For our finer future: Hunter Lovins on both the changing atmospheric and political climate

November 2, 2018 by  
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A Q&A with the best-selling author and consultant on her both latest book and solving the crisis currently facing global ecosystems.

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For our finer future: Hunter Lovins on both the changing atmospheric and political climate

Apple not far from the tree: New product release announces ‘greenest ever’ Mac computers

November 2, 2018 by  
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The tech company is making good on its pledges to use recycled materials for its electronics.

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Apple not far from the tree: New product release announces ‘greenest ever’ Mac computers

Nestl pays $200 per year to bottle water near Flint, Michigan – while residents go without

October 2, 2017 by  
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For three years, residents of Flint, Michigan, have had to rely on sub-par bottled water to meet their daily needs. Though the crisis attracted national attention and inspired cities elsewhere to check their own water supplies for lead, little has changed in Flint in terms of the poor water supply. Adding insult to injury, The Guardian reports that just two hours away, Nestlé pumps nearly 100,000 times what the average Michigan resident uses into bottles that are later sold for $1 each. And the cost? A measly $200 per year. In 2014, Flint switched water sources to save funds. While a new pipeline connecting Flint with Lake Huron was under construction, the city began to rely on the Flint River as a water source during the two-year transition. The issue was, the water in the Flint River is of poor quality. Because the state Department of Environmental Quality was not treating the Flint River water with an anti-corrosive agent — which violated federal law, the river was 19 times more corrosive than water from Detroit, according to a study by Virginia Tech. The corrosiveness of the water resulted in lead leaching from service lines to homes. To this day, the crisis has yet to be resolved. And to make matters worse, Nestle now wants to pump more water from Michigan. The Guardian reports that in a recent permit application, Nestlé asked to pump 210 million gallons per year from Evart, the small town two hours away from Flint where residents don’t live in fear of their water supply. Within the next few months, the state will decide whether or not to grant Nestlé this permit. Understandably, residents in Flint are infuriated — and confused — by this recent development. Some are asking, “Why do we get undrinkable , unaffordable tap water, when the world’s largest food and beverage company, Nestlé , bottles the state’s most precious resource for next to nothing?” Chuck Wolverton, a resident of Flint, told The Guardian bottled water “is a necessity of life right now.” Every night, he drives 15 miles outside of town to his brother’s residence where he showers and washes clothes. “Don’t seem right, because they’re making profits off of it,” said Wolverton. He says of the Flint water he pays $180/month for, “I don’t even give it to my dogs.” As Gina Luster, a mom who lives in Flint with her family, told the paper, “With the money they make, they could come and fix Flint – and I mean the water plants and our pipes. Me and you wouldn’t even be having this conversation.” Related: Michigan health department head charged with involuntary manslaughter over Flint crisis Though bottled water is a detriment to the environment, it became the most highly-consumed beverage in North America this year, largely due to fears of lead-tainted water. Nestlé is but one corporation profiting from the lead-water crisis. In 2016, the company had $92bn  in sales in 2016 and $7.4bn from water alone. Yet, all it pays to harvest water in the town two hours away from Flint , Michigan, is $200 a year. It’s an unfair reality, one Flint residents and activists demand to see changed. “We’re not saying give everyone a new car, a new home. We’re just asking for our water treatment,” Luster said. “That’s a no-brainer.” Via The Guardian Images via  EcoWatch ,  The Overlook Journal ,  CNBC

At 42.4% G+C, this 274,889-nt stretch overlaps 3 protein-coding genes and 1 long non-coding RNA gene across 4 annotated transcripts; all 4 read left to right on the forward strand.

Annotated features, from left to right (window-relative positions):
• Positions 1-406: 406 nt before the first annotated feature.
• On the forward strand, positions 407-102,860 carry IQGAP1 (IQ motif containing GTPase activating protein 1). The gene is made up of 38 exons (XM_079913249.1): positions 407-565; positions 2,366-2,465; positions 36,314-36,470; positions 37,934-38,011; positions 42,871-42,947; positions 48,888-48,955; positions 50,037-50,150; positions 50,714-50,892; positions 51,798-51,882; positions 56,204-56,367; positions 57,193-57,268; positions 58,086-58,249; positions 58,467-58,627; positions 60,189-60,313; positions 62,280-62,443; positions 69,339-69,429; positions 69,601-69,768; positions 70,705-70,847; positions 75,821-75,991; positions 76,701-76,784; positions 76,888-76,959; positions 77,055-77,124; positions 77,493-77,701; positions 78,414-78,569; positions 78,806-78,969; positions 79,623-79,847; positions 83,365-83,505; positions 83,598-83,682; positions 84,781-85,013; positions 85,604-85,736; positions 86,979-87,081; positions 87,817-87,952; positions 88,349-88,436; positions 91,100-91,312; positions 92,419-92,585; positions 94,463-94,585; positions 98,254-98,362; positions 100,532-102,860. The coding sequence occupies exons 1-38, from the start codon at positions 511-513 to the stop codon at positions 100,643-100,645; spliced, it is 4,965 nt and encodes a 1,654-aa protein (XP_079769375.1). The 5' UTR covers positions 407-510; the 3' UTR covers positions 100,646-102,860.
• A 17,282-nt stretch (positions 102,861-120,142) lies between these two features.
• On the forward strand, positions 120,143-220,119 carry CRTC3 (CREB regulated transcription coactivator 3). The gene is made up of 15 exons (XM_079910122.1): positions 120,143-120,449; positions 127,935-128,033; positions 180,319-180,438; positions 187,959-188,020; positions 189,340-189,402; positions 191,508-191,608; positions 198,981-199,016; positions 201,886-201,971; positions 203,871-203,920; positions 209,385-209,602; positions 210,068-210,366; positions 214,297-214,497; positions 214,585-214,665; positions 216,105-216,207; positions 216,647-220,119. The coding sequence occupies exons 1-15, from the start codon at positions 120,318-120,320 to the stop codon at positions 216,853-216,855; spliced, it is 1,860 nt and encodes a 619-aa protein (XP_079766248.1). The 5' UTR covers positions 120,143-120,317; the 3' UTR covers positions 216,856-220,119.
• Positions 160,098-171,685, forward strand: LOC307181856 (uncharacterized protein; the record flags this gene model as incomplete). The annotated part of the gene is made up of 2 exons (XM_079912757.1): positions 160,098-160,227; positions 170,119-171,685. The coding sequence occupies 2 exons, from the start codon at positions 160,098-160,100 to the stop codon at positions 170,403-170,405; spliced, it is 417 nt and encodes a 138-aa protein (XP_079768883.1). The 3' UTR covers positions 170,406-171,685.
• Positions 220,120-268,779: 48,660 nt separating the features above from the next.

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Nestl pays $200 per year to bottle water near Flint, Michigan – while residents go without

6 ways you can help people affected by Tropical Storm Harvey

August 28, 2017 by